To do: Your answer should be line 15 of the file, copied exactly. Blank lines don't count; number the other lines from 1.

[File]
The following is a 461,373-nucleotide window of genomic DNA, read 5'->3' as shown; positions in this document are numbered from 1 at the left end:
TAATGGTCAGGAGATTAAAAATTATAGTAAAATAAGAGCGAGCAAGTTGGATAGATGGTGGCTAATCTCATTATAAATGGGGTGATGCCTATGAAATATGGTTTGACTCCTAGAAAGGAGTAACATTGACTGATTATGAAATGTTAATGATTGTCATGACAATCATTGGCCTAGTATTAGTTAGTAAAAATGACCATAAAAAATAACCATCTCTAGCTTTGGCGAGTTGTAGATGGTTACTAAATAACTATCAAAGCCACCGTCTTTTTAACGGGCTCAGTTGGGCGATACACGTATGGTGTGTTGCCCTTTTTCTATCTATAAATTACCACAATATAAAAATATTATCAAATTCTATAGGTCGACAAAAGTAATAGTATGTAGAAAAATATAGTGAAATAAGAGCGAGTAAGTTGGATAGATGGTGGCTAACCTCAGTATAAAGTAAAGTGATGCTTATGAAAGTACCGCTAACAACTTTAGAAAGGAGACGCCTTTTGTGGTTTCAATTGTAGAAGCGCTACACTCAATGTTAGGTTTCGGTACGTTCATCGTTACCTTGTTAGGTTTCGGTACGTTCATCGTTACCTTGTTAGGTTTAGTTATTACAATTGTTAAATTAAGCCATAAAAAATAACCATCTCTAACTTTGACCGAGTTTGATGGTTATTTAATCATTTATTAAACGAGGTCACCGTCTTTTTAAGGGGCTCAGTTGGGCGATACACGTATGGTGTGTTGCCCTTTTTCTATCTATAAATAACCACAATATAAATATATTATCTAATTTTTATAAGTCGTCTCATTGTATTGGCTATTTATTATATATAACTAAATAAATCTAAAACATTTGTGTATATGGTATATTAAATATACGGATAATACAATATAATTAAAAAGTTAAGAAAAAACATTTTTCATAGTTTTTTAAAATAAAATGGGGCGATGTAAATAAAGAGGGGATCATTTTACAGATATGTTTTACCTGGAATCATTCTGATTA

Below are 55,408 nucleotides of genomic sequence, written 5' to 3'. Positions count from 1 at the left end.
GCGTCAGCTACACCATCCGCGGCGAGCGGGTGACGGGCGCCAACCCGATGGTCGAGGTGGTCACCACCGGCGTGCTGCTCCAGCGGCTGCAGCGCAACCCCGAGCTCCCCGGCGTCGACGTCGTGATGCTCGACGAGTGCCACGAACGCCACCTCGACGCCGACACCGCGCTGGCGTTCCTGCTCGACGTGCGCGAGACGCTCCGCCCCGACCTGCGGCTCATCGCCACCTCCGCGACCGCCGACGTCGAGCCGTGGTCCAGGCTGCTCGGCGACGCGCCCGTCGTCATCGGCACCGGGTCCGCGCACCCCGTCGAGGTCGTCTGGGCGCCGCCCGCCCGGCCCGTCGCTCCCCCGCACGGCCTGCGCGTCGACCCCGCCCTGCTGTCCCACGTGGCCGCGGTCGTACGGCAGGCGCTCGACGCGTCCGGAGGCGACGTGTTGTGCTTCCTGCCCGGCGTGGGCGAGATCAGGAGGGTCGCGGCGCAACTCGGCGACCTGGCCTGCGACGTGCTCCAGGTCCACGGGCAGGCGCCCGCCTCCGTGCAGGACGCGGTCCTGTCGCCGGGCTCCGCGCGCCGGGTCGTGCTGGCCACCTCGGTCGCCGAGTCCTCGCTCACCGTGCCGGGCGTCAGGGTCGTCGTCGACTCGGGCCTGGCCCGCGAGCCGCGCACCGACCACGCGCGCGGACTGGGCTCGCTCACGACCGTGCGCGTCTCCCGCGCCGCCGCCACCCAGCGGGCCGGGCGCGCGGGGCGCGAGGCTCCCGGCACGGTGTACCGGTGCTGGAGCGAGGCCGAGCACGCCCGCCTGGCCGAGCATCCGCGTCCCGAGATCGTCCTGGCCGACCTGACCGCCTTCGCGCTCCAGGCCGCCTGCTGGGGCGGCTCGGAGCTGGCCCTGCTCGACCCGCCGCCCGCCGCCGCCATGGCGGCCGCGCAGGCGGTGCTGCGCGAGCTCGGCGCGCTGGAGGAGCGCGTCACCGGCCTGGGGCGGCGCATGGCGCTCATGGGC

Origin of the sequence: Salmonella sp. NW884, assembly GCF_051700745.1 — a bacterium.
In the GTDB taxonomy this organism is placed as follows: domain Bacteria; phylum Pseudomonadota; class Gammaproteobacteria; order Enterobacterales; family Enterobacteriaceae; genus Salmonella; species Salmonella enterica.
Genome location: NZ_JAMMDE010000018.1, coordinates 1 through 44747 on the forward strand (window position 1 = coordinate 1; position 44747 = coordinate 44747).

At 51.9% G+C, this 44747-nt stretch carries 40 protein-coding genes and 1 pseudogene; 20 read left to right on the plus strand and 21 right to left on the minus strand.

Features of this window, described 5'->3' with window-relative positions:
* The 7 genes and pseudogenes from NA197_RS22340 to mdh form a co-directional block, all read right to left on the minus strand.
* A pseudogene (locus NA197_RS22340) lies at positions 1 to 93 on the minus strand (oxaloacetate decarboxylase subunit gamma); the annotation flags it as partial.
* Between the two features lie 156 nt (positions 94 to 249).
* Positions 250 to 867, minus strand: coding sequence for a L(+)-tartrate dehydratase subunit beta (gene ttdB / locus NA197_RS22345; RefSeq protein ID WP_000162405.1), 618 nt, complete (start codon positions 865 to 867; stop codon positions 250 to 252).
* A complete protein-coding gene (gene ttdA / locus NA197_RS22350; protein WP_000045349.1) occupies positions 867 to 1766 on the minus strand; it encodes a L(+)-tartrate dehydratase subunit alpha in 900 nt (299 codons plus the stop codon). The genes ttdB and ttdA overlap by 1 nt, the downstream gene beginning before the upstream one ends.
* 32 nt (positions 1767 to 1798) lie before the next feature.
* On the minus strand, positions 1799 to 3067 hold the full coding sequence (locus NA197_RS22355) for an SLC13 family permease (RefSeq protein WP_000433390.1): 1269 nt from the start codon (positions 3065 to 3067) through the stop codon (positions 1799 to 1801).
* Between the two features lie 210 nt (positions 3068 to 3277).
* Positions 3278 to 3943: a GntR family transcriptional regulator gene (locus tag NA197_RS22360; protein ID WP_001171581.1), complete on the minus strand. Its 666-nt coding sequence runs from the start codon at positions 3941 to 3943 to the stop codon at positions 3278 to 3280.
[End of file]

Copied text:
* 32 nt (positions 1767 to 1798) lie before the next feature.